The header files declaring interfaces to the operating system and runtime libraries often cannot be written in strictly conforming C. Therefore, GCC gives code found in system headers special treatment. All warnings, other than those generated by ‘#warning’ (see Diagnostics), are suppressed while GCC is processing a system header. Macros defined in a system header are immune to a few warnings wherever they are expanded. This immunity is granted on an ad-hoc basis, when we find that a warning generates lots of false positives because of code in macros defined in system headers.
Normally, only the headers found in specific directories are considered system headers. These directories are determined when GCC is compiled. There are, however, two ways to make normal headers into system headers:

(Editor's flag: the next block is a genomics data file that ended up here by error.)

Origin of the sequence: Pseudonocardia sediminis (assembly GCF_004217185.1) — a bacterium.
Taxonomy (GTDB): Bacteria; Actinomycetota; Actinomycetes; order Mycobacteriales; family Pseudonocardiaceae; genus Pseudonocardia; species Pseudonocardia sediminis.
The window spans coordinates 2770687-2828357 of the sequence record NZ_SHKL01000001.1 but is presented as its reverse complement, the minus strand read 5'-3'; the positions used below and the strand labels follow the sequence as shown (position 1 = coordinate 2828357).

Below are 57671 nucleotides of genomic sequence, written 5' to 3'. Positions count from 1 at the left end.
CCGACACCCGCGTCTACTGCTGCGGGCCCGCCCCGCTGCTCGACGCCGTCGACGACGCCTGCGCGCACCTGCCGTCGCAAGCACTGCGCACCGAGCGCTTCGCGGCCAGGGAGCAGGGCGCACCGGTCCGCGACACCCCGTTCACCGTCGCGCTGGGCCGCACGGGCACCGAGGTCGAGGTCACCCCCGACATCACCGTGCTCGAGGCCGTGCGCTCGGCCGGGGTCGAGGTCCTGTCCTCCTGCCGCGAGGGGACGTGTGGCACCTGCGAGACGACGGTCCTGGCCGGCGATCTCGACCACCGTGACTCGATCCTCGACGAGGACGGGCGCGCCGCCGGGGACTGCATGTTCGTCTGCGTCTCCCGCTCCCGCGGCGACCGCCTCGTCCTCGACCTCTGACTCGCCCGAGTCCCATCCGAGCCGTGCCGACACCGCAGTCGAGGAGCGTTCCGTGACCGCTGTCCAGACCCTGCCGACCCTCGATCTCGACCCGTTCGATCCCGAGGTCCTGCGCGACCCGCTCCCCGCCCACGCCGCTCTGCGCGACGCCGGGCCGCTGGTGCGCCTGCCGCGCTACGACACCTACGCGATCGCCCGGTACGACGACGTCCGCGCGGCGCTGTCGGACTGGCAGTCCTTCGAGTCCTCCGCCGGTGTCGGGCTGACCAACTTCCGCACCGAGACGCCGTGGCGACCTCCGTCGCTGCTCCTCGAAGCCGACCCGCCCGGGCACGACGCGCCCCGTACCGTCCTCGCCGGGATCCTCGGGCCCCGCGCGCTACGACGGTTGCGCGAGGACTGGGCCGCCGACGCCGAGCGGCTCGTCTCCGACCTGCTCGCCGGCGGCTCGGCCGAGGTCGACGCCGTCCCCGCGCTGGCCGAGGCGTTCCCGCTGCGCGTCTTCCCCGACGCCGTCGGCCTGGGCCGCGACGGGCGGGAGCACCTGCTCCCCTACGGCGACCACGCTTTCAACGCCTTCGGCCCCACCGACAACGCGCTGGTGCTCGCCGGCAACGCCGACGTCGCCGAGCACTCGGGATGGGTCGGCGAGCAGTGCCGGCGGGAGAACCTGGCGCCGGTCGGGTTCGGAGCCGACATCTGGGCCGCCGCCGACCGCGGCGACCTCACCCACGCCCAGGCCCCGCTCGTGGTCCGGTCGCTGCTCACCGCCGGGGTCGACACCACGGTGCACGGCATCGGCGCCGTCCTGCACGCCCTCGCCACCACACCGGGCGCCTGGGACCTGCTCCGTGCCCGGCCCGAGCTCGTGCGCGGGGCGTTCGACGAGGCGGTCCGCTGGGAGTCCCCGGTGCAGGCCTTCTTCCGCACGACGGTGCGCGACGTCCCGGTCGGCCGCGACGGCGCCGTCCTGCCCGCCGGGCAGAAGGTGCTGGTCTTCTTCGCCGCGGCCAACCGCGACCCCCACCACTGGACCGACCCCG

#pragma GCC system_header, which tells GCC to consider the rest of the current include file a system header, no matter where it was found. Code that comes before the ‘#pragma’ in the file is not affected.
#pragma GCC system_headerhas no effect in the primary source file.
On some targets, such as RS/6000 AIX, GCC implicitly surrounds all system headers with an ‘extern "C"’ block when compiling as C++.